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But none of these items from the list are true.

While lithium-ion cells can be more deeply discharged than lead-acid without excessively reducing battery life, pushing the ends of the state of charge range kills Li-ion, too. Some people seem to think that they can be discharged to zero because their drop-in replacement unit cuts off, but that's the internal battery management system protecting the battery from abuse, not actual discharge to zero state of charge. A realistic SoC range for long life might be 20% to 80% routinely, and 20% to 90% when endurance is really needed. With any luck, companies such as BattleBorn are using 120 Ah cells and running them over only a range of 100 Ah, providing "100% discharge" performance versus the promised (not actual) capacity; you could glue a "110 Ah" sticker on the GC2 6V lead-acid in an Escape and honestly claim that it can be "100% discharged" routinely... if only you had an assistant to stop you from discharging it further.

Look up the voltage versus state of charge for any lithium-ion cell: the curve is flatter over most of the range than other typical types, but it is far from flat. Flat enough to be nice in an RV? Sure ...although for much of the range four LiFePO4 cells in series run higher in voltage than RV components want.

Some day a battery will last the cycle life that the manufacturer claims. I don't think I've seen it yet. Most electric car owners would be thrilled if they actually had 75-80% of the battery capacity remaining after 3000 full cycles (over a decade of normal use), but perhaps the very low discharge rate in this case will make it possible... even with generic cells from whatever company has a good price on Alibaba.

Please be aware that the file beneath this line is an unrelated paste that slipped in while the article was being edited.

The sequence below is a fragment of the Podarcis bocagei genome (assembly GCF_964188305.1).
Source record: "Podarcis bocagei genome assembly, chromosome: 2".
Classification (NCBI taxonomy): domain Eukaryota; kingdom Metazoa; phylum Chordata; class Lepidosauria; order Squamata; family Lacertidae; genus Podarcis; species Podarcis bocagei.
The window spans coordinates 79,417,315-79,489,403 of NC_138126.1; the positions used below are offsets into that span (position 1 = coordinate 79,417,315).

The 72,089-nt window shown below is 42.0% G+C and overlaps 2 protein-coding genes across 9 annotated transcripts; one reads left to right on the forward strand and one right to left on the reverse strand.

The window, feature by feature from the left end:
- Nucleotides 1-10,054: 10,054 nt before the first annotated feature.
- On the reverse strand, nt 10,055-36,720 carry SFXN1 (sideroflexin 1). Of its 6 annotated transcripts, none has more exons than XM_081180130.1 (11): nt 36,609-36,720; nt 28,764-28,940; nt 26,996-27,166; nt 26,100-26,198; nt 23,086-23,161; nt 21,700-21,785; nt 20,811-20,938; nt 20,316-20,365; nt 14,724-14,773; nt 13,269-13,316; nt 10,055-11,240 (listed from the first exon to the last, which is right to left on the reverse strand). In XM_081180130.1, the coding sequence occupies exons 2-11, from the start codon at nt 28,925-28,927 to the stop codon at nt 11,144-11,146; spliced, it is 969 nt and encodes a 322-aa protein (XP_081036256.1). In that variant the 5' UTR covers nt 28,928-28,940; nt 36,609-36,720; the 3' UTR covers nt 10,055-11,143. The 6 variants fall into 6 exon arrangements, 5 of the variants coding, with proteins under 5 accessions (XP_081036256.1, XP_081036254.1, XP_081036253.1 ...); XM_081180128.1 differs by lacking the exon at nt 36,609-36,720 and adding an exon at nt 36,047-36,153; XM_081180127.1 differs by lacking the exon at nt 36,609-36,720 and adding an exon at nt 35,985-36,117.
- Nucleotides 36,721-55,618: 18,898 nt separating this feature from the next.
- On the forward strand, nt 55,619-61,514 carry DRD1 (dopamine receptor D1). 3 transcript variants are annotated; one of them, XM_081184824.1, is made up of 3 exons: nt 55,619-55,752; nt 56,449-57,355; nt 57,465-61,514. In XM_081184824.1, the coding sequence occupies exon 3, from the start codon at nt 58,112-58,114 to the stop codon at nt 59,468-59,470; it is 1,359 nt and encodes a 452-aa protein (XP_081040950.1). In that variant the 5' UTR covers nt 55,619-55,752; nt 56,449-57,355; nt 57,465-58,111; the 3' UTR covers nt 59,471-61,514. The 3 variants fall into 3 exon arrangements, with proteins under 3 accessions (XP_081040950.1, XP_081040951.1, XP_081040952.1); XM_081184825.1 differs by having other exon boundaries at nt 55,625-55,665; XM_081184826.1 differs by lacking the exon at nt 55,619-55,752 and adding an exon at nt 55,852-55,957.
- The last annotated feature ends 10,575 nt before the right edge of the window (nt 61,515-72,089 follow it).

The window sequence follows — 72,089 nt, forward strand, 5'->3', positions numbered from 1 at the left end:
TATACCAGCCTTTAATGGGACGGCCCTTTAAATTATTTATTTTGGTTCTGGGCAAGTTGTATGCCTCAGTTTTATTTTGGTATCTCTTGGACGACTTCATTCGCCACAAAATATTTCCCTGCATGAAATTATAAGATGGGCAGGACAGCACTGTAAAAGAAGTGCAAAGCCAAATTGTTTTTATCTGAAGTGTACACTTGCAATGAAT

Brian thanks for the reality check. Battle Born claims their cylindrical cells are superior to the prismatic cells used by other manufacturers. Not sure how that plays into their claims about allowable depth of discharge or longevity.

Regarding voltage versus state of charge I guess all I really need to know is that it’s a flatter curve than lead acid and that the max voltage that could be delivered is acceptable. My converter/charger puts out 14.4V when in bulk/absorption mode and 13.6 in float and I haven’t had any issues with components. This is right where the Battle Born wants to be. I believe the owners that were having issues with components may have had solar controllers set to try to match the aggressive charging profile of the Interstate GC2’s with equalization at 15.6V but I could be wrong. Am I missing something?
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Old 12-31-2020, 10:17 AM   #10
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My reason for going with the 9 amp DC to DC Victron converter was based on the way I use the trailer. I have enough solar that the batteries are almost always full. Most of my tows are around 200 miles so I don't need the higher current to do a tug based recharge. It does prevent the tow vehicle battery from being overcharged by the trailer solar & batteries.

The 18 amp version used by Escape makes sense for most...
Thanks Jon. Exactly what I surmised.
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Old 12-31-2020, 11:58 AM   #11
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A few months ago I set it and forgot it. Shore power connected in the yard. Running a little ceramic space heater inside trailer on the coldest nights. This morning, my Battleborn, in its own (covered) box, in the tongue box outside was at 13.3volts. No worries.
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Old 12-31-2020, 12:31 PM   #12
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...
Based on my rough calculations and depending on duty cycle just one of these batteries fully charged could run my mini-split heat pump for 2 to 4 hours.
...
-Is there anything that I'm missing that I should take into consideration?
Take a close look at the maximum discharge current numbers. You may not have enough amps to run high drain equipment like 2000 Watt inverters. (I don't know how much amperage your mini-split needs.)

Lead acid batteries are better suited to high amperage discharge but with a considerable voltage drop and loss of total capacity (for that particular discharge cycle), and a considerable weight penalty.

The solution is to run 2 or 3 lithium batteries in parallel - at the detriment to your credit card.